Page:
In celebration of Earth Day we have an announcement from Seagate about their new Barracuda LP lineup. The marketing checklist is very similar to the Western Digital Caviar Green series: reduced spindle speeds, low noise, even lower power consumption, and performance that is more than acceptable for the entry level, home office, SOHO NAS, or HTPC audiences.

The Barracuda LP is launching today (product availability later this week) in 1TB, 1.5TB, and 2TB capacities. The drives feature a 500GB per-platter design, 32MB buffer, and a 5,900RPM spindle speed. WD has never officially stated the Caviar Green's actual spindle speeds, but we think they are somewhere between 5,400RPM to 5,700RPM based on performance metrics. According to Seagate's press presentation earlier this week, the LP drives are fast enough to outperform their Caviar Green counterparts while offering improved power and noise levels.

Based on Seagate's internal testing (review samples arrive shortly) the drives are rated at 19dB(A) at idle and around 20dB(A) under load. This compares to the WD Caviar Green 2TB at 19db(A) idle and near 21db(A) under load. Power consumption is very close also, Seagate reports 3W at idle and 5.6W during operation, compared to 3W at idle and 5.72W under load for the WD drive.

Since this drive lineup will end up in external storage devices, Seagate has designed it with a rugged operating environment in mind. The drive's shock tolerance is rated to 70Gs under operation and 300Gs in power off mode.

Seagate's new Barracuda LP series looks to set a new bar in the low-power / low-noise high capacity market but you will pay for it at the upper end. Seagate quoted the suggested retail prices of $118 for the Barracuda LP 1TB, $156 for 1.5TB, and $358 for the 2TB version. Current street prices for the 1TB Caviar Green range around $100, $160 for the 1.5TB drive, and 2TB of eco-friendly storage will cost you $299.99.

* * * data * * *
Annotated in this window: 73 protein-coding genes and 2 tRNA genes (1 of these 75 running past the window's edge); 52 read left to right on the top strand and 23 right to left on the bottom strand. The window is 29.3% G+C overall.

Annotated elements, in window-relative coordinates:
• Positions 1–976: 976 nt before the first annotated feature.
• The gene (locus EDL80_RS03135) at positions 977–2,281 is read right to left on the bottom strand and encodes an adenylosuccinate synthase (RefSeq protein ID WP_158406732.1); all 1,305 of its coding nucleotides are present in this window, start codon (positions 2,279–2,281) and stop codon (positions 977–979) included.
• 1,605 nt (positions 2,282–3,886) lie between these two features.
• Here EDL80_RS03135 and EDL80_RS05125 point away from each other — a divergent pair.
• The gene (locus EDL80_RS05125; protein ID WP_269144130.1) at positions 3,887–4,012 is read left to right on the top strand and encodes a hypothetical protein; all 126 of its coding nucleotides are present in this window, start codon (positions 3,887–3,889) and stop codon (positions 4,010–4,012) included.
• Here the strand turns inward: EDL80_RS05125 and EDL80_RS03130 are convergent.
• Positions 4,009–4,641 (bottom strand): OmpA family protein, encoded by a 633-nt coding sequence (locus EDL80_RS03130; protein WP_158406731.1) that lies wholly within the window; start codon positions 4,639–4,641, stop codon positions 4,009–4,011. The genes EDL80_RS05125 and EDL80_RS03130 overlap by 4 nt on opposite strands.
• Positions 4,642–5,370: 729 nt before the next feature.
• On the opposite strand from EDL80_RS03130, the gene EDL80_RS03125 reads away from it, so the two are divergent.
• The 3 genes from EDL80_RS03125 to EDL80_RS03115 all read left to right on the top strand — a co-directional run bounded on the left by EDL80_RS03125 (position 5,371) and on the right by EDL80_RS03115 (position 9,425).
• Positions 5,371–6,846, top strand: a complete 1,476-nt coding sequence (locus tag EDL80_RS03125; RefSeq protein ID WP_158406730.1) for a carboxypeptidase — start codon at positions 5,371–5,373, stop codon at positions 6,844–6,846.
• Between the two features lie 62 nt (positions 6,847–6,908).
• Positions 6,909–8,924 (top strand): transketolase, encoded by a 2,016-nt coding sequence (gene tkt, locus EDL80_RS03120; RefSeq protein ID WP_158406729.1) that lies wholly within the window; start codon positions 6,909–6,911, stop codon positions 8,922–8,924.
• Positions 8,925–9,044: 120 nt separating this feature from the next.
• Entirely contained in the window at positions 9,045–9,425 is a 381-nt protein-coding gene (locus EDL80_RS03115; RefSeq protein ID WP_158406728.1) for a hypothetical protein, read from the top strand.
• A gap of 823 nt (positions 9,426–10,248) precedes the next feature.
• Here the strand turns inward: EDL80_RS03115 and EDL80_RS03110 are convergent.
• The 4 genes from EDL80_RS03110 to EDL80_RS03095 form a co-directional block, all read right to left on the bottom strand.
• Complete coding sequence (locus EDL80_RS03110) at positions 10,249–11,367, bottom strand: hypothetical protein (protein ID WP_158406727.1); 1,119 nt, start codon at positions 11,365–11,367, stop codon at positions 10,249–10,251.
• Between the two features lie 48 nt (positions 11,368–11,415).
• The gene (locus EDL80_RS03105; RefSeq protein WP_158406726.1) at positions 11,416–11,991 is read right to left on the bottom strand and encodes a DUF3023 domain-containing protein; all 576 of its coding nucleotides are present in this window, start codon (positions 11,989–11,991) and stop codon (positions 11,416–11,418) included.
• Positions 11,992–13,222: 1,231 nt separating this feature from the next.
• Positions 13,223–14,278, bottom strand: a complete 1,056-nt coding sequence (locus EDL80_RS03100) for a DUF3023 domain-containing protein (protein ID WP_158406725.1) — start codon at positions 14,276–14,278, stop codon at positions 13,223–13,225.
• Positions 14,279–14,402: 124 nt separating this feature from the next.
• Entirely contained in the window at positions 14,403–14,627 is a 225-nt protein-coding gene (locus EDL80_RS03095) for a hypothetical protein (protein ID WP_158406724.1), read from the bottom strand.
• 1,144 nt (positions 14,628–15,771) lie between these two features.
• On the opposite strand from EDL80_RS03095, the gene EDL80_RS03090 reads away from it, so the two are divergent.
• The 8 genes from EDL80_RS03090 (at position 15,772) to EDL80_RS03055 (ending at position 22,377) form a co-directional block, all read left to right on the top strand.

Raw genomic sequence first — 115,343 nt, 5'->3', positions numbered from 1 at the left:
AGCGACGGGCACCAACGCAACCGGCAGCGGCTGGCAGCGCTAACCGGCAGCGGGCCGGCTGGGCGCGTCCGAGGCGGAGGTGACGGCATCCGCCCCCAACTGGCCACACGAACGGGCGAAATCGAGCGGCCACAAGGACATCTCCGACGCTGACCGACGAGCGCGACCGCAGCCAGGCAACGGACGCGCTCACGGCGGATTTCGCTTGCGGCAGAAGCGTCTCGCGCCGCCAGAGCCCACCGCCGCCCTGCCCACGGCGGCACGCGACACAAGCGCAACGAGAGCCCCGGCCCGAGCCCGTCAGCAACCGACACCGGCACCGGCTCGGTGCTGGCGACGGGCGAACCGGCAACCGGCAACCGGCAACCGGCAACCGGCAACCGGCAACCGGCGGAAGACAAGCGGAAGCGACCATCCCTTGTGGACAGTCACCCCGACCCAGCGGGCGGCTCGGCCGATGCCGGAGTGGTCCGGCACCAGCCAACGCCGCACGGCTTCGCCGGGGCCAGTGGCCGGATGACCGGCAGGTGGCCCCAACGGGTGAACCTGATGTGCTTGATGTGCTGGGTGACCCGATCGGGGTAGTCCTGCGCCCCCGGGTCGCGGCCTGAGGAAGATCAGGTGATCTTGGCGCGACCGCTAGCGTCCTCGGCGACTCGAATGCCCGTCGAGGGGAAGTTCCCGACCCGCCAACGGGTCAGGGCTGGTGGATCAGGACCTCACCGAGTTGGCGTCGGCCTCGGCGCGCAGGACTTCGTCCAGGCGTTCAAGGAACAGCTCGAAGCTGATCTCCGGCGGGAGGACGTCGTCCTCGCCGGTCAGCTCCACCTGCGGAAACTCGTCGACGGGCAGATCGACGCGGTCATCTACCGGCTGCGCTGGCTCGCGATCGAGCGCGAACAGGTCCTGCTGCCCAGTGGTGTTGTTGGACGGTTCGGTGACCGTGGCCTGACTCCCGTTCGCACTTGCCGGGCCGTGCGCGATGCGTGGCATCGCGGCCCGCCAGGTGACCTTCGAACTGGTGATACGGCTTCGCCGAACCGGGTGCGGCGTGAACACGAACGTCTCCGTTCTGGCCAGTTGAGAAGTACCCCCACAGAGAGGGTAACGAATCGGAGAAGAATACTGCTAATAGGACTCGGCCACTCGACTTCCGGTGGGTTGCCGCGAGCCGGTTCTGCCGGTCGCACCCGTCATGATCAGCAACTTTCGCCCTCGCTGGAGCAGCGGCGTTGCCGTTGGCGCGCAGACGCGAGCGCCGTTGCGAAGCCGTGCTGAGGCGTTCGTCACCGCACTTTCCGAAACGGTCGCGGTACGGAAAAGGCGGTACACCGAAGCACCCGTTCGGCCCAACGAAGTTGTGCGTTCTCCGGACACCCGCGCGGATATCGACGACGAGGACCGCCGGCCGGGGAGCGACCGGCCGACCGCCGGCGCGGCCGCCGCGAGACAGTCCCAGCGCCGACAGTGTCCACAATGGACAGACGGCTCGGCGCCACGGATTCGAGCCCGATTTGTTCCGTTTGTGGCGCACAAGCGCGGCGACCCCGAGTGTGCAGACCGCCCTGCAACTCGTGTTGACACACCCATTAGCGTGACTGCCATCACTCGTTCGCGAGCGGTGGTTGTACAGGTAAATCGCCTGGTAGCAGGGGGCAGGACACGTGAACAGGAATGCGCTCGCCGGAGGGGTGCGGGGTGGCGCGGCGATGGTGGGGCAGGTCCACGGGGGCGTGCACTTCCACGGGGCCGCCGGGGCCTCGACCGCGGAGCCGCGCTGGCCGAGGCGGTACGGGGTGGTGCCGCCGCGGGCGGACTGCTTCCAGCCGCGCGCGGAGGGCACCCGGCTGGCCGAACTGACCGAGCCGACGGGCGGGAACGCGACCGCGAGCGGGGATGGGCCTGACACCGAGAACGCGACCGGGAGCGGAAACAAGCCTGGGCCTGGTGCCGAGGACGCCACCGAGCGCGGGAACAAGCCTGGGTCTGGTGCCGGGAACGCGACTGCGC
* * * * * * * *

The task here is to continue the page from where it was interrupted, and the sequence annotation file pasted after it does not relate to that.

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  • garydale - Thursday, April 23, 2009 - link

    I've owned many drives from many companies over the years and never found much difference. Yes, the firmware problem was troubling, but I have 4 500G Seagates that are all running just fine.

    I've got a WD in another machine that looks like it could go soon - some SMART errors regarding spin-up and seek times. However another WD in the same machine is OK.

    As for quality and service, Seagate offers the same 3-year replacement warranty as the other manufacturers. However your data is your concern, not Seagate's. If you don't have good backups, expect to lose data.
  • eli2k - Wednesday, April 22, 2009 - link

    Happened to me, too; but if you check of MSFN forums, they have posted a solution to the problem you can undertake to fix the 'bricking' that costs around $20-50, better than sending it to Seagate, if you want your data back. Reply
  • eli2k - Wednesday, April 22, 2009 - link